Advice for athletes when tapering for major events.
Major races ahead
As we get to the sharp end of another cross-country season, big races come up thick and fast. In the local league fixtures, we may be finishing in splendid isolation or battling with a relatively small number of opponents. In contrast, in regional and national championships athletes can be coming in at a rate of 2 or 3 per second, maybe more – we’ve seen this to a certain extent already this season in the southern regional intercounty event last December, and it’s about to get worse. This applies just as much to the senior races as it does to the shorter age group events – at last year’s senior men's “national” for example, two of our athletes, along with a few others, finished inches apart after 12 km of tough all-out cross country racing. So when a major event is coming up where every second really does count, we want to make sure that we are as ready as we can be to do our best.
What not to do
With a big championship race next weekend, many inexperienced athletes think that they need to bash in more hard training to give that extra edge. Even with those who should know better, I’ve seen examples of Thursday sessions where people hit the track for a load of fast 200s to “sharpen up for Saturday”. Don’t. Anything you do in the last week before the race is not going to magically give a massive improvement. In fact, things could go completely in the opposite direction, where you leave your best form on the training track and are off the boil or just plain worn out by the time you line up. What’s more, if Thursday is the first time you’ve done any fast 200s since the previous track season, there is a serious risk of injury that might stop you getting to the start line at all.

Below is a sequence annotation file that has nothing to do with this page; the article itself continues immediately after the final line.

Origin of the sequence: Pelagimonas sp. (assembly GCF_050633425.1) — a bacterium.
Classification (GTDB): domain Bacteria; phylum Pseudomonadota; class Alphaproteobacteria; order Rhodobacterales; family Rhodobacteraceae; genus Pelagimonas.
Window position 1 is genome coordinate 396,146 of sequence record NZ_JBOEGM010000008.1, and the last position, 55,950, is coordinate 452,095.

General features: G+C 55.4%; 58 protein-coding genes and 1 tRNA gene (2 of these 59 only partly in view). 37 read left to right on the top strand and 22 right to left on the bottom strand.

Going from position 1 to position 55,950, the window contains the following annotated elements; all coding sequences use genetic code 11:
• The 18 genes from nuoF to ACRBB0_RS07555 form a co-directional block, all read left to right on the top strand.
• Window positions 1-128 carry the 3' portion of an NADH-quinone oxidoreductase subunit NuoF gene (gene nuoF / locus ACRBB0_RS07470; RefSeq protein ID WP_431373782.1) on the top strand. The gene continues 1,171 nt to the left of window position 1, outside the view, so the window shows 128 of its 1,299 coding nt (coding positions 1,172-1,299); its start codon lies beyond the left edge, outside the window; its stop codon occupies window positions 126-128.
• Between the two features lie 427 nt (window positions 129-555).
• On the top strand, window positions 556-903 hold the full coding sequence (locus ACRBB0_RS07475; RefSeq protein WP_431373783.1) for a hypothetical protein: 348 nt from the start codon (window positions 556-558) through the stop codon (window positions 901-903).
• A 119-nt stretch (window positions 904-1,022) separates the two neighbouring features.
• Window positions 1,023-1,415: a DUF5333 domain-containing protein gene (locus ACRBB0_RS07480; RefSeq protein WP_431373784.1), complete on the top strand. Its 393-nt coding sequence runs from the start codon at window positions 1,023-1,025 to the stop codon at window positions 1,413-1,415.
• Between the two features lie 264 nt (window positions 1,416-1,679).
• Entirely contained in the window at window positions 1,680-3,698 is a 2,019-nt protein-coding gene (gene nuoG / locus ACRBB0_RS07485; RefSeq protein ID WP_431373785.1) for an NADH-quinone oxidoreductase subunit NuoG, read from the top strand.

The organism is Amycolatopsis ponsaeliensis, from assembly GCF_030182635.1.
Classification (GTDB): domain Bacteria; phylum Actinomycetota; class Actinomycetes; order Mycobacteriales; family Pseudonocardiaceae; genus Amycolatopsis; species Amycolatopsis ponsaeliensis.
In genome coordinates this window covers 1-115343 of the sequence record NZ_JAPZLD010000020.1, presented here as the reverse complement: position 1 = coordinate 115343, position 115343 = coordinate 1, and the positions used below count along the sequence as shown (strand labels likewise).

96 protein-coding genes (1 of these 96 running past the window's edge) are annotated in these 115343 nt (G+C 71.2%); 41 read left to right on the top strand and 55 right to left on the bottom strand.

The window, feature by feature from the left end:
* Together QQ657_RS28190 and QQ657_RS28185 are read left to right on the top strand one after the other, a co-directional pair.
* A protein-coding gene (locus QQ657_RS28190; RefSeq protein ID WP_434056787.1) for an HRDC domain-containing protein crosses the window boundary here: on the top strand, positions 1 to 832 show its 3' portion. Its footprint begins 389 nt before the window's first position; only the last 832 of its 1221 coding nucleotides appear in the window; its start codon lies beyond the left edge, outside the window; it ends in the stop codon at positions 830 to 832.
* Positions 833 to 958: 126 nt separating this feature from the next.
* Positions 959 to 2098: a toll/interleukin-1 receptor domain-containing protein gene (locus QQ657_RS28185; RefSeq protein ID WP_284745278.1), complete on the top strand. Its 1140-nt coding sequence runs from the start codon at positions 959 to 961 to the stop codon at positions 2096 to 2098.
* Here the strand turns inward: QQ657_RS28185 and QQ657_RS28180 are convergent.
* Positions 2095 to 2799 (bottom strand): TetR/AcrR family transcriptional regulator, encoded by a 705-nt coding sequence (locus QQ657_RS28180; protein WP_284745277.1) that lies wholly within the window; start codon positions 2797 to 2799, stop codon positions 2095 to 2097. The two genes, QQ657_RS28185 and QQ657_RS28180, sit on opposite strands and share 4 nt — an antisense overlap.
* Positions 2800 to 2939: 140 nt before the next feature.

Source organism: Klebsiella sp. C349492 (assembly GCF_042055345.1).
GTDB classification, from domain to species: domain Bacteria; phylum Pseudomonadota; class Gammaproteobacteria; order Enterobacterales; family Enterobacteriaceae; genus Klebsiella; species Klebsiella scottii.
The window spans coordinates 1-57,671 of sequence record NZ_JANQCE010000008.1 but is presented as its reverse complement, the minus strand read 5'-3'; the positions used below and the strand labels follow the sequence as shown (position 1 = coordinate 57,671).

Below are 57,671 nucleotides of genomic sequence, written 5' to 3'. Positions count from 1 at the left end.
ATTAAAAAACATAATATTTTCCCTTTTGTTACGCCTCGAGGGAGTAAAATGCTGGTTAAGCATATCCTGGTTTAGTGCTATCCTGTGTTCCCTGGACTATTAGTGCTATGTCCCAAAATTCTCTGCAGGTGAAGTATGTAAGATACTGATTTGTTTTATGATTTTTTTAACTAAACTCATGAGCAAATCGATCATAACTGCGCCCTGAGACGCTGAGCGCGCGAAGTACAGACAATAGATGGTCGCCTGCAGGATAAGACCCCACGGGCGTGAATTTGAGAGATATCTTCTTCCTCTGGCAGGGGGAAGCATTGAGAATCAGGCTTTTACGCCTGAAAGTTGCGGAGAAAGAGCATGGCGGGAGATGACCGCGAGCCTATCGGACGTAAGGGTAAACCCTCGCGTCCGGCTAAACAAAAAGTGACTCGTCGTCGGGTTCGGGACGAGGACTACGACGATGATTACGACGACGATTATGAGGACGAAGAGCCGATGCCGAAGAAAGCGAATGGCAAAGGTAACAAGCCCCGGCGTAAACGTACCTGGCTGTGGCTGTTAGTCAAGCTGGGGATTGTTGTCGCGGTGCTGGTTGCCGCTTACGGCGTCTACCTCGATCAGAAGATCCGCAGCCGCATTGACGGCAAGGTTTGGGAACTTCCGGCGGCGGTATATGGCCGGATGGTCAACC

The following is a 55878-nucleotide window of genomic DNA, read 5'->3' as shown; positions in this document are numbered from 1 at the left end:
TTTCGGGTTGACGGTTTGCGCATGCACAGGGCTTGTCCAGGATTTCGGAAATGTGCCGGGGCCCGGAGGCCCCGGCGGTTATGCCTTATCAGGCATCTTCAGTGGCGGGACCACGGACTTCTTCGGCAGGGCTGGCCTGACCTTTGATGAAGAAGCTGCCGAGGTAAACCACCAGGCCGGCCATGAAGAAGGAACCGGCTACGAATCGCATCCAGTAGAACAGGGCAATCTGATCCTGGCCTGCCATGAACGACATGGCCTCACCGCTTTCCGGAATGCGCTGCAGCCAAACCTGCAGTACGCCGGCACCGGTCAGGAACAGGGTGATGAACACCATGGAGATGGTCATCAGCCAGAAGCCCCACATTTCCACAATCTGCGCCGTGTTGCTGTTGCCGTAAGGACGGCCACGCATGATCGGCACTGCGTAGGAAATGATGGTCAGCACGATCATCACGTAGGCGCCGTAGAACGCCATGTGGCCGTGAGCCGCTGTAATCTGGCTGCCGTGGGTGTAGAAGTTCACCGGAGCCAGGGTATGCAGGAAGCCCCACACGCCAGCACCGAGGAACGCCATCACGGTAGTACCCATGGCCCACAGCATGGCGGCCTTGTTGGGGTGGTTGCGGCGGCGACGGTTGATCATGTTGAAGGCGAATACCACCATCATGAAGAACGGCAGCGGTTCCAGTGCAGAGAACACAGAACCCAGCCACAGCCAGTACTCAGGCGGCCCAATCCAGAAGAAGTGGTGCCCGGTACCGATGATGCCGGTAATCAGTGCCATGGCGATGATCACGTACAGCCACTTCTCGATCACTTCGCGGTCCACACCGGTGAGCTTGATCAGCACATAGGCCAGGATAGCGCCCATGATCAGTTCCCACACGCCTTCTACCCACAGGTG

So what do we do??
The first thing is to plan well ahead. I’m using the UK cross country scene as an example here, but you can apply the same principles to any other events. We start in October, building a strong base through until the end of the year. This doesn’t mean you can’t compete over this period, few of us can train solidly for 3 months without a race or two to spice things up. However, many battle-hardened runners will “train through” many of these races to make sure that a really good base of work has gone in. After that, we can start carefully bringing in some faster, more race-specific work in the weeks going into the championships that start at the end of January. If you read stuff from the USA you may see race-specific sessions described as “callousing” and this isn’t a bad description – hardening and sharpening our systems ready for what’s to come. We might not be running as many miles each week as we were but this is where some seriously tough training gets done, taking account, of course, of the hard-easy principle that I’ve written about elsewhere.
So the first of the big race of the season is only a week or two away and a huge amount of training should be behind you - if it isn’t it’s too late now. To use another Americanism, “the hay is in the barn” – in other words, much of the hard work has been done, now to make use of the fruits of your labours. Time to focus on racing and this means bringing in a process known as “tapering”, which is when we cut back on training so that we are really fresh and rested (both physically and mentally) for the big day.